Plan carefully and orchestrate the launch date of your sustainability report. You may want to time the release around another event that drives traffic to your website. For example, issuing the report shortly before a quarterly earnings announcement would allow you to showcase your report to investors who regularly visit your investor relations page. Develop a detailed timeline of activities for launch day and assign responsibility for each task. Prepare a press release, social media posts, and an announcement to employees in advance of releasing your report. Include other corporate teams such as sales and public affairs in your launch day process to ensure your sustainability report finds its way to your stakeholder audiences.
5. Plan for Communications Launch Date and Beyond
Launch day is an important springboard, and most media engagement and other communications activities typically occur within the following 60 days. That said, it’s a missed opportunity to stop communicating about sustainability after that initial time period. Think of your report as a treasure trove of highlights, data, recognitions, and other nuggets that can be repackaged to foster ongoing engagement long after launch day.
- Public company CEOs or CFOs should send personal notes to top holders (active and passive) and sell-side analysts sharing the new sustainability report.
- Look into expanding your investor base by participating in the many sustainabilities and ESG-dedicated conferences hosted by sell-side firms.
- Consider hosting a roadshow with passive investors and ESG/sustainability dedicated investors after publishing your sustainability report. This could be a series of one-on-one or small group meetings
- Take every opportunity with quarterly earnings calls, investor presentations, and your website to reinforce your commitment to sustainability and ESG efforts throughout the year.
- Introduce webinars, lunch and learns, and town hall meetings to share your sustainability goals, key messages, and progress with employees. Think of your employees as sustainability ambassadors and teach them how to talk about your efforts.
- Establish sustainability teams to increase employee engagement in thinking about solutions for workplace environmental and social opportunities.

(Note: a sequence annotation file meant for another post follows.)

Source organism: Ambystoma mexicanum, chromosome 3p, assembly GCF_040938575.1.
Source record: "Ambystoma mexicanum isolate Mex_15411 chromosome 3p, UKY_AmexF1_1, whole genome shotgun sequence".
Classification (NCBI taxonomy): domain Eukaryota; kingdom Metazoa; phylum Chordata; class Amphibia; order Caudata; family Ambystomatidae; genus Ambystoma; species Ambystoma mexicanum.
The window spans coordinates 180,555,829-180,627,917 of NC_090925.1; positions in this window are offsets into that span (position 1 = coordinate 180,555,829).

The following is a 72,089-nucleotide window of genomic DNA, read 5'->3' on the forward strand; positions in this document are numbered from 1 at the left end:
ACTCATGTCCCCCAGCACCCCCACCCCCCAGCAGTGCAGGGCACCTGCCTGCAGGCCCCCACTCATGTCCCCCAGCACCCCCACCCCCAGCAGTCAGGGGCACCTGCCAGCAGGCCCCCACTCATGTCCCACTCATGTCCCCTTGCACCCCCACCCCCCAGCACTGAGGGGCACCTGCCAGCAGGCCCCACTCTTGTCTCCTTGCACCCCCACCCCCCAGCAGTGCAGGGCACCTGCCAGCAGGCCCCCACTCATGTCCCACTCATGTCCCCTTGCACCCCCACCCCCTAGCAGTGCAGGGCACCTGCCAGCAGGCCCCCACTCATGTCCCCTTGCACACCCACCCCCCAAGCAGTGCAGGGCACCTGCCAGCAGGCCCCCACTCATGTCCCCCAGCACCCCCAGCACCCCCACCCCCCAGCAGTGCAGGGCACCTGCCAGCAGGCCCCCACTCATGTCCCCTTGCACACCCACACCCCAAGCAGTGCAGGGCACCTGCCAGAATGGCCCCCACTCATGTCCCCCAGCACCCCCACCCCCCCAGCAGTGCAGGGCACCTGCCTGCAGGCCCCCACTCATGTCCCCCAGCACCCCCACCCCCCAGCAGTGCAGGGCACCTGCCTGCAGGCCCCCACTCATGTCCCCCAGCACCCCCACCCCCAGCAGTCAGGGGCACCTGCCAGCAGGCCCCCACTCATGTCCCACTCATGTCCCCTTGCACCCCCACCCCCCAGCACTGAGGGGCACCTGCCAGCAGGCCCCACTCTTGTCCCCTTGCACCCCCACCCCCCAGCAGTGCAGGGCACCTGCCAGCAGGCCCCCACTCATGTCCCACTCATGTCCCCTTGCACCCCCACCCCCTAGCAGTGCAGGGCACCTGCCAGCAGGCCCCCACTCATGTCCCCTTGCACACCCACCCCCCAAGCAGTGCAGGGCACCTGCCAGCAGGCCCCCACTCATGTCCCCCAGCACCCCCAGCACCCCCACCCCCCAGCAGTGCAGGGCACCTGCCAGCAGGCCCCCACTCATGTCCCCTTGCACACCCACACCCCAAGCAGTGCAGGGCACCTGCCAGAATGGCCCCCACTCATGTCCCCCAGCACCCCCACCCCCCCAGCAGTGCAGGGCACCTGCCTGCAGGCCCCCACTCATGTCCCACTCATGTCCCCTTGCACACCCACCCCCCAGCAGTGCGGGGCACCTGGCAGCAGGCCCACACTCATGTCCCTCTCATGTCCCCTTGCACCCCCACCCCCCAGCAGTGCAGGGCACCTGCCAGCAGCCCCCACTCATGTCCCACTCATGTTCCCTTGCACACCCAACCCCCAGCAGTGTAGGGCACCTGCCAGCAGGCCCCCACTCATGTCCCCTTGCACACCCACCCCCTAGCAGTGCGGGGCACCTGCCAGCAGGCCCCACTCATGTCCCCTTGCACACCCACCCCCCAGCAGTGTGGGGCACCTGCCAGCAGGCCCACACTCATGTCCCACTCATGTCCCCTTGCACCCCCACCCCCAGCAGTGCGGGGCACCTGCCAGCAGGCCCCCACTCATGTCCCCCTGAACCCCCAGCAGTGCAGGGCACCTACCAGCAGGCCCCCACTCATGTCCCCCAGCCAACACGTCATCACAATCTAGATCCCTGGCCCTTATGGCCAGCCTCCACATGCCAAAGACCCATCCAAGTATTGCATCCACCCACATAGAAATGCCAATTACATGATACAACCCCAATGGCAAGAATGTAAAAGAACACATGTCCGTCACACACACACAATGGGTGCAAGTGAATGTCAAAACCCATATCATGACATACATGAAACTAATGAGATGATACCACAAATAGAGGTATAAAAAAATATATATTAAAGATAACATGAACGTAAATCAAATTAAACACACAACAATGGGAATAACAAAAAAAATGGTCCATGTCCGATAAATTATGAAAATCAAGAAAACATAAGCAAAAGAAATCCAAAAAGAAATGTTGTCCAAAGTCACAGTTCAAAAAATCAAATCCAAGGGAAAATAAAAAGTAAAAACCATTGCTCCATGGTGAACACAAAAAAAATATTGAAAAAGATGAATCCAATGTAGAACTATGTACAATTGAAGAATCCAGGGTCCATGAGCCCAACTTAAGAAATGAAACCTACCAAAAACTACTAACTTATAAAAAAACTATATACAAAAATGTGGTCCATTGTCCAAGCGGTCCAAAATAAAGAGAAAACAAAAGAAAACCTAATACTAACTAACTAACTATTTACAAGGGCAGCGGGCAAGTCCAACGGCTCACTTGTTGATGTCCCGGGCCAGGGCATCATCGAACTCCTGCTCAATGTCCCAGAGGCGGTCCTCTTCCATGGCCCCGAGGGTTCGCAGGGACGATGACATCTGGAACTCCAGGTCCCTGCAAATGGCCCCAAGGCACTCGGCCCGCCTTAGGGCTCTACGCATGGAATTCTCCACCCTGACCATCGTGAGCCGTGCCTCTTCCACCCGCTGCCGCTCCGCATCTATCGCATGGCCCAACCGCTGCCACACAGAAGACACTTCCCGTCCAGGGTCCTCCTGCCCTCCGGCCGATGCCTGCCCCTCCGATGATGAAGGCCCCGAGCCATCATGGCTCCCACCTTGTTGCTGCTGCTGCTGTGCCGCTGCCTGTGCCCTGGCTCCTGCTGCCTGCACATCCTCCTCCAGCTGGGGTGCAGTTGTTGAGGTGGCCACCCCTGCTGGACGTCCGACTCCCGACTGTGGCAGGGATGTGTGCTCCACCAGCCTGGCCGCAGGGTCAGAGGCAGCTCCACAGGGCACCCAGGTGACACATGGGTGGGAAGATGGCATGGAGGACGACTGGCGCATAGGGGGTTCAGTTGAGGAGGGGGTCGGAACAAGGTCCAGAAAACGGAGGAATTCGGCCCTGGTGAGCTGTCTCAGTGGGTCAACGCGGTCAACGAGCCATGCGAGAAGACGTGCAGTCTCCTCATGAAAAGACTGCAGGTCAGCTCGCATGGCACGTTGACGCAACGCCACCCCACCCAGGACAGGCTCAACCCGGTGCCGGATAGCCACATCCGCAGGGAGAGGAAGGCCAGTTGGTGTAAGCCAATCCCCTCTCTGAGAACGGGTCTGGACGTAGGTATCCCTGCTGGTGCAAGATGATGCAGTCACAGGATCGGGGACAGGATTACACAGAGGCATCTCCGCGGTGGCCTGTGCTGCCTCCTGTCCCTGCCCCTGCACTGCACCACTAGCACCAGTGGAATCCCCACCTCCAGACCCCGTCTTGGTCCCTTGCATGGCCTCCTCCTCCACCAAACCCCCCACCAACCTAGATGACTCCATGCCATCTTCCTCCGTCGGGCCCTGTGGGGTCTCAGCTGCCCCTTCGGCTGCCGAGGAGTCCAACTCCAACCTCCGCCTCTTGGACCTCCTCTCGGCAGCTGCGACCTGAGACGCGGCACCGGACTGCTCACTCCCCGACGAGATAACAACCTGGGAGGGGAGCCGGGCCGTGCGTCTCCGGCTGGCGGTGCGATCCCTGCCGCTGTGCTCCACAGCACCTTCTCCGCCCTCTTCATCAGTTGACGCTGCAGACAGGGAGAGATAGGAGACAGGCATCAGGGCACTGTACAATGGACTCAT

- Develop a short fact sheet (1-4 pages) highlighting your key sustainability messages, goals, and where to go for more information.
- Create videos or a video series and infographics from the content of your report to humanize your ESG program and draw attention to key messages on your website and social media channels.
- Apply for ESG awards such as Corporate Secretary’s annual Corporate Governance Awards, Corporate Register’s Corporate Reporting awards, and the National Association of Corporate Director’s annual Diversity, Equity, and Inclusion Awards.
- Issue a press release when you are recognized for your sustainability efforts by being added to a list or an index, such as Newsweek’s Most Responsible Companies or the Dow Jones Sustainability Index, or for outstanding achievement in a particular area, such as gender equality.
- Participate in media interviews, speaking engagements, and podcasts to amplify your sustainability progress and achievements.
- Join relevant sustainability forums such as the World Business Council on Sustainable Development and online communities to participate in discussions and offer your thoughts and perspectives on emerging environmental and social trends.
- Identify content in your sustainability report that can be repurposed to support environmental and social causes that are important to your company such as National Employee Appreciation Day, Black History Month, International Women’s Day, Earth Day, Hispanic Heritage Month, World Water Day, Pride Month, Zero Emissions Day, among others.
As with any significant business investment, there should be an ROI on all sustainability and ESG communications. Rather than viewing your sustainability report as “a one-and-done,” consider making it an important tool in your strategic communications arsenal that helps attract employees, customers, partners, and capital. A thoughtful and well-organized approach to formulating a communications strategy is key to achieving that ROI.
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Topics from this blog: Thought Leadership